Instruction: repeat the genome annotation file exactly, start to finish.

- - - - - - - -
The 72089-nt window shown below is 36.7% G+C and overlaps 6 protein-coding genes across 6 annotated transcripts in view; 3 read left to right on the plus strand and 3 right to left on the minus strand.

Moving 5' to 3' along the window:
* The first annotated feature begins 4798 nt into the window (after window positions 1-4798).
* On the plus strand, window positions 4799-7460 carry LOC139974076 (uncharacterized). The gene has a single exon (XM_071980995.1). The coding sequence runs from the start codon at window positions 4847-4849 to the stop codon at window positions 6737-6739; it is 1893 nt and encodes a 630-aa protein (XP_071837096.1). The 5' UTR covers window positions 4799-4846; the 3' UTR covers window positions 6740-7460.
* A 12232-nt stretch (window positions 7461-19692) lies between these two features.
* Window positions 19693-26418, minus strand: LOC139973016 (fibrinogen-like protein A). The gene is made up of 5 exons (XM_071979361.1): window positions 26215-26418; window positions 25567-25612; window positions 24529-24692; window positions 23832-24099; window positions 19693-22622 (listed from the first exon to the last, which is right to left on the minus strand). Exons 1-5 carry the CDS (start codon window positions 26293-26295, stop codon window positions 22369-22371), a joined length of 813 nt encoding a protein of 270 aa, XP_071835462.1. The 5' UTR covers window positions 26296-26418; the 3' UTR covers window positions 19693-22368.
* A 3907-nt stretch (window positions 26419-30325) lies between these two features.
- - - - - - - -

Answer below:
The 72089-nt window shown below is 36.7% G+C and overlaps 6 protein-coding genes across 6 annotated transcripts in view; 3 read left to right on the plus strand and 3 right to left on the minus strand.

Moving 5' to 3' along the window:
* The first annotated feature begins 4798 nt into the window (after window positions 1-4798).
* On the plus strand, window positions 4799-7460 carry LOC139974076 (uncharacterized). The gene has a single exon (XM_071980995.1). The coding sequence runs from the start codon at window positions 4847-4849 to the stop codon at window positions 6737-6739; it is 1893 nt and encodes a 630-aa protein (XP_071837096.1). The 5' UTR covers window positions 4799-4846; the 3' UTR covers window positions 6740-7460.
* A 12232-nt stretch (window positions 7461-19692) lies between these two features.
* Window positions 19693-26418, minus strand: LOC139973016 (fibrinogen-like protein A). The gene is made up of 5 exons (XM_071979361.1): window positions 26215-26418; window positions 25567-25612; window positions 24529-24692; window positions 23832-24099; window positions 19693-22622 (listed from the first exon to the last, which is right to left on the minus strand). Exons 1-5 carry the CDS (start codon window positions 26293-26295, stop codon window positions 22369-22371), a joined length of 813 nt encoding a protein of 270 aa, XP_071835462.1. The 5' UTR covers window positions 26296-26418; the 3' UTR covers window positions 19693-22368.
* A 3907-nt stretch (window positions 26419-30325) lies between these two features.